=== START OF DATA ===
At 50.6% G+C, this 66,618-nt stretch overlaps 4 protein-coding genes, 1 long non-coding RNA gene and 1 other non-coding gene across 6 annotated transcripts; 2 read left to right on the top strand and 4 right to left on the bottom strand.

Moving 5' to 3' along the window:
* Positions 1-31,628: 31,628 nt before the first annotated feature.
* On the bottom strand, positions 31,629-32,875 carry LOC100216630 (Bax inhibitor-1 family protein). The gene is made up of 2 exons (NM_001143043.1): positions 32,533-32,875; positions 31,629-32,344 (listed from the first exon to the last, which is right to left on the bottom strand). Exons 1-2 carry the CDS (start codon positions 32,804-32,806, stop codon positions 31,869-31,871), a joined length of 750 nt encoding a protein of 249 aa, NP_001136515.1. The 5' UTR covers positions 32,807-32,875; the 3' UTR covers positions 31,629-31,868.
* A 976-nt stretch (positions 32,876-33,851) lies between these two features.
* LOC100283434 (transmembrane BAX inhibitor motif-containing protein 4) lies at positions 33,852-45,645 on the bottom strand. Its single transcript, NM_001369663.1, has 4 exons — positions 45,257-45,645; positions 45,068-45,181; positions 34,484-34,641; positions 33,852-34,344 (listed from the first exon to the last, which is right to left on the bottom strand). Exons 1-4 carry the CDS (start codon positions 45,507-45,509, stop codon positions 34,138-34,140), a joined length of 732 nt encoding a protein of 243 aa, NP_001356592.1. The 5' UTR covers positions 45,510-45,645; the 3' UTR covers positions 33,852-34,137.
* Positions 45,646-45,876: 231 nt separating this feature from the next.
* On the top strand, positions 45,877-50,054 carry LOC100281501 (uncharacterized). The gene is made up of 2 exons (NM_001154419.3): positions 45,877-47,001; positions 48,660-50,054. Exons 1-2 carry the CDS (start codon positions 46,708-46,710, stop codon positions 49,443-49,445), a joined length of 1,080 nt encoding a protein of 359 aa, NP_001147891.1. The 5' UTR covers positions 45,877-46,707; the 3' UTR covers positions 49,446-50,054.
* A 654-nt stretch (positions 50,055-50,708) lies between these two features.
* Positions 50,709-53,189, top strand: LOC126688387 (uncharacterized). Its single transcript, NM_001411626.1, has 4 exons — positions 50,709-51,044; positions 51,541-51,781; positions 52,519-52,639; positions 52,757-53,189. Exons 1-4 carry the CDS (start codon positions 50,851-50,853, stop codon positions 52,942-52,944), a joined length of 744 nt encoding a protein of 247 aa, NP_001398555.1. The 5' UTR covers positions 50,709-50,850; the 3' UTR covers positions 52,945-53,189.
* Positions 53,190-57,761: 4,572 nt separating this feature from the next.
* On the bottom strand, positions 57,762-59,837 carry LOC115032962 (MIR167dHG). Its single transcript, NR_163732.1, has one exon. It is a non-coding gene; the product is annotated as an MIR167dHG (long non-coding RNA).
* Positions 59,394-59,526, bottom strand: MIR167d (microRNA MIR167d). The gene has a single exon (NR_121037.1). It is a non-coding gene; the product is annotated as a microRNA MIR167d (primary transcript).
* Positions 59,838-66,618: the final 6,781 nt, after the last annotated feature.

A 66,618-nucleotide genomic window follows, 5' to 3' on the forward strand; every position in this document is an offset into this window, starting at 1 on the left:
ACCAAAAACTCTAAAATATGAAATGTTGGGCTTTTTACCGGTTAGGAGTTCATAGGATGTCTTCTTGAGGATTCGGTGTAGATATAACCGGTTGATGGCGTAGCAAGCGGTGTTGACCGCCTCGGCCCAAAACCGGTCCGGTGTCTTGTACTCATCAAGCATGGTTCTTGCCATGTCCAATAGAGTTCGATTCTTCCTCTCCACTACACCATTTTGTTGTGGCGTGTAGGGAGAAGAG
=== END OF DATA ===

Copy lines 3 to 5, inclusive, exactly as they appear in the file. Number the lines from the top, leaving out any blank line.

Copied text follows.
* Positions 1-31,628: 31,628 nt before the first annotated feature.
* On the bottom strand, positions 31,629-32,875 carry LOC100216630 (Bax inhibitor-1 family protein). The gene is made up of 2 exons (NM_001143043.1): positions 32,533-32,875; positions 31,629-32,344 (listed from the first exon to the last, which is right to left on the bottom strand). Exons 1-2 carry the CDS (start codon positions 32,804-32,806, stop codon positions 31,869-31,871), a joined length of 750 nt encoding a protein of 249 aa, NP_001136515.1. The 5' UTR covers positions 32,807-32,875; the 3' UTR covers positions 31,629-31,868.
* A 976-nt stretch (positions 32,876-33,851) lies between these two features.